On 2 May 2008, the delta suffered a major disaster, devastated by Cyclone Nargis, which reportedly killed 84,537 people with 53,836 people missing, and left about 2.4 million affected. Total damage and loss is approximately 11.7 trillion Kyats, i.e. 4.1 billion US$ (Ministry of Social Welfare, Relief and Resettlement, 2012)..."|
|Source/publisher:|| ||Delta Alliance|
|Alternate URLs:|| ||http://www.delta-alliance.org/|
|Date of entry/update:|| ||24 July 2018|
|Title:|| ||Land and River Grabbing: the Mekong’s Greatest Challenge
|Date of publication:|| ||2015|
|Description/subject:|| ||"Throughout the Mekong region, large-scale development projects such
as hydropower dams, mines, conventional power plants, and mono-crop
plantations are displacing communities and limiting access to natural
resources. Several hydropower dams have already been built on the
Upper Mekong in China’s Yunnan Province, and the governments of
Cambodia, Laos and Thailand are planning eleven additional large dams
on the Mekong River’s mainstream. If completed, these dams would
not only destroy local ecosystems, but also reduce the ow of silt
throughout the Mekong River system, and block major sh migrations,
placing at risk over sixty million people who depend on the Mekong for
their food security and income.
It’s vital for citizens of all six nations who share the Mekong basin’s rich
resources to work together to promote greater accountability in
development planning. This is exactly what is happening among a new
generation of Mekong activists. Over the past nine years, alumni from
EarthRights International’s Mekong School representing communities
from the source to the mouth of the Mekong have been working together
to advocate for stronger human rights and environmental protection in
In sharing these reports from their communities, Mekong School Alumni
hope to inspire citizens throughout the Mekong region to consider the
social and environmental impacts of hydropower dams, mines, power
plants and other large development projects and to join together to
advocate for greater transparency and public participation in development
Gaps in the Environmental Regulation of Transnational
Corporations: a Case Study of Cambodia’s Lower Sesan Dam
by Li Miao Miao...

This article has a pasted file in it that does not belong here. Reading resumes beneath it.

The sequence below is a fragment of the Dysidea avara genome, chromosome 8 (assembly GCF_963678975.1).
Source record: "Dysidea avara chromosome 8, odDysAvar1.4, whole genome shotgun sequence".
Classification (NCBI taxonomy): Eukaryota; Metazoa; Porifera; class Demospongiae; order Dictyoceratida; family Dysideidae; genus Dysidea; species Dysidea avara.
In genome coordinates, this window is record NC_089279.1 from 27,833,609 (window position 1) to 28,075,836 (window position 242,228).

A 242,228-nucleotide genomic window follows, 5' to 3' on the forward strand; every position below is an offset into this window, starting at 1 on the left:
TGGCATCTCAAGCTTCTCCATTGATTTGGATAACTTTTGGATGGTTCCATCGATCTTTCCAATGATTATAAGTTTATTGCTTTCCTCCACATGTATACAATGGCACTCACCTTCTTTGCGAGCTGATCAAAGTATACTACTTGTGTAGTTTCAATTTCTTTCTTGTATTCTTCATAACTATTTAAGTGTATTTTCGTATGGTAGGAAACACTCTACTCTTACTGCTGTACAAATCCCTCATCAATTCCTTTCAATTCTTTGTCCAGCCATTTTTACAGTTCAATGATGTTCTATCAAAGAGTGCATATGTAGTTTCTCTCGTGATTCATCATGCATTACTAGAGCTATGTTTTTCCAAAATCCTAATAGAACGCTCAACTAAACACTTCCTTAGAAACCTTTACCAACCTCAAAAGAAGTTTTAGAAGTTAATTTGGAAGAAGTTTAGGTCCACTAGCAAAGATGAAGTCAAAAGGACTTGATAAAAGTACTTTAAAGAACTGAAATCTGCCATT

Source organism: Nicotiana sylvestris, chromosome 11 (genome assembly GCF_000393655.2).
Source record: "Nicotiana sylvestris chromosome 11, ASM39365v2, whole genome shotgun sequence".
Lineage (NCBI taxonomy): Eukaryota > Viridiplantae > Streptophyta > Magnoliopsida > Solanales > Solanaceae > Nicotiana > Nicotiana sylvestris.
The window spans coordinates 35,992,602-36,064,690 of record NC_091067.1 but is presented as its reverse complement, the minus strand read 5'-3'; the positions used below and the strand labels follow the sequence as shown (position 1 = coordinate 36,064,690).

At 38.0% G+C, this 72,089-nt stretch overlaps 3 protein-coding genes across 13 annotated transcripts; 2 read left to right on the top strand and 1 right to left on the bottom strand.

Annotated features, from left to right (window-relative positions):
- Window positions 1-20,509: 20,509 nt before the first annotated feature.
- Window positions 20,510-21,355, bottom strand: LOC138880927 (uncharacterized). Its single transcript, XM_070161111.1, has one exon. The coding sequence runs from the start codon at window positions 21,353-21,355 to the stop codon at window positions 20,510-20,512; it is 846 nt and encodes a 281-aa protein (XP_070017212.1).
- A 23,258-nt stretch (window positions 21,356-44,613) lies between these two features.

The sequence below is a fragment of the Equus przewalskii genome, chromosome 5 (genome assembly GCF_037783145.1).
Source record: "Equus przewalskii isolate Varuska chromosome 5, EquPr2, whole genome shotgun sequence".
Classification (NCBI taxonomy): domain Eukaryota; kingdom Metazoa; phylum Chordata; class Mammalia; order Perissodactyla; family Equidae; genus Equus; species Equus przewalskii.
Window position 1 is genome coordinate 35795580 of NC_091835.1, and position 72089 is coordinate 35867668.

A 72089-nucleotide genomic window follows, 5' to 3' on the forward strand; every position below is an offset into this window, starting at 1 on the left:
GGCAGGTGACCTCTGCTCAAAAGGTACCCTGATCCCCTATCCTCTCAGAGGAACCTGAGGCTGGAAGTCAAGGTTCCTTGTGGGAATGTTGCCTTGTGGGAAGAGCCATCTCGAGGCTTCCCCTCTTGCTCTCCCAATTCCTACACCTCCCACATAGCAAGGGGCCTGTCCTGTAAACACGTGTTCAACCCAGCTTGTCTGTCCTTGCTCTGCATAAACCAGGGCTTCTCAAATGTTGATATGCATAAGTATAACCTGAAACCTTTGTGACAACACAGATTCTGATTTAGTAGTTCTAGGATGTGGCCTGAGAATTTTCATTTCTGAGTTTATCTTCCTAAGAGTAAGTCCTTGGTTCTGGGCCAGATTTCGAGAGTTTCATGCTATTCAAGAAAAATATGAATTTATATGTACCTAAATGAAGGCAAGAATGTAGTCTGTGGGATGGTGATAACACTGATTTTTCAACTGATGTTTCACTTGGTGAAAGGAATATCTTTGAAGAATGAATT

A Legal Analysis of the Heinda Mine and its Impact on 12
Communities in Dawei
by Aye Mon Thu...
Livelihood and Environmental Impacts from the Shwe Gas
Pipeline in Nga Phe Township, Magway
by Khaing Mi Phue Aung...
The Hatgyi Dam Project and Potential Human Rights
Violations in Karen State
by Saw Lay Ka Paw...
Comparative Analysis of EIA Quality for Thai Overseas
Investment Projects: Dawei Special Economic Zone
and Hongsa Coal Power Plant
by Ashijya Otwong...
Potential Impacts on Women’s Livelihoods from the
Don Sahong Dam in Khong District, Champassak Province,
by Dokkeo Sykham...
Potential Impacts of the Nam Ou 2 Dam on Local Livelihoods 99
in Luang Prabang, Lao PDR
by Luuk Nam Ou...
Implications of the Anti-Dam Campaign and Eco-tourism 112
Initiative in the Araeng Valley, Central Cardamom Protected
by Ham Oudom...
The Impacts of Dak Mi 4 Hydropower Dam on Downstream
Communities: Assessing the Right to Public Participation
by Tran Chi Thoi...
The Social, Health and Environmental Impacts of Limestone
Mining in Kien Luong District, Kien Giang Province, Vietnam
by Nguyen Khiem...
Asian Development Bank Safeguard Policies: Fact or Fiction? 170
The Case of the Northern Transmission Line Expansion Project
by Vu Hai Linh...
by Mat Carney.|
|Author/creator:|| ||Chayan Vaddhanaphuti Sabrina Gyorvary (ed)|
|Source/publisher:|| ||Center for ASEAN Studies, Chiang Mai University;The Regional Center for Social Science and Sustainable Development, Faculty of Social Sciences, Chiang Mai University|
|Format/size:|| ||pdf (2MB-reduced version; 2.96MB-original)|
|Alternate URLs:|| ||http://www.burmapartnership.org/wp-content/uploads/2015/07/07-Land-and-River-Grabbing-2015-sm.pdf|
|Date of entry/update:|| ||31 July 2015|
|Title:|| ||*Youtube search for Burma OR Myanmar - dams* (video)
|Description/subject:|| ||About 3,300 results (August 2017)|
|Language:|| ||English, Burmese (ျမန္မာဘာသာ)|
|Source/publisher:|| ||Various sources via Youtube|
|Format/size:|| ||Adobe Flash or html5|
|Date of entry/update:|| ||24 August 2017|
|Title:|| ||Human Right to water and sanitation
|Description/subject:|| ||Search Results for "Myanmar"...6 instruments and agreements to which Myanmar is party|
|Source/publisher:|| ||Waterlex Legal Database|
|Date of entry/update:|| ||17 May 2013|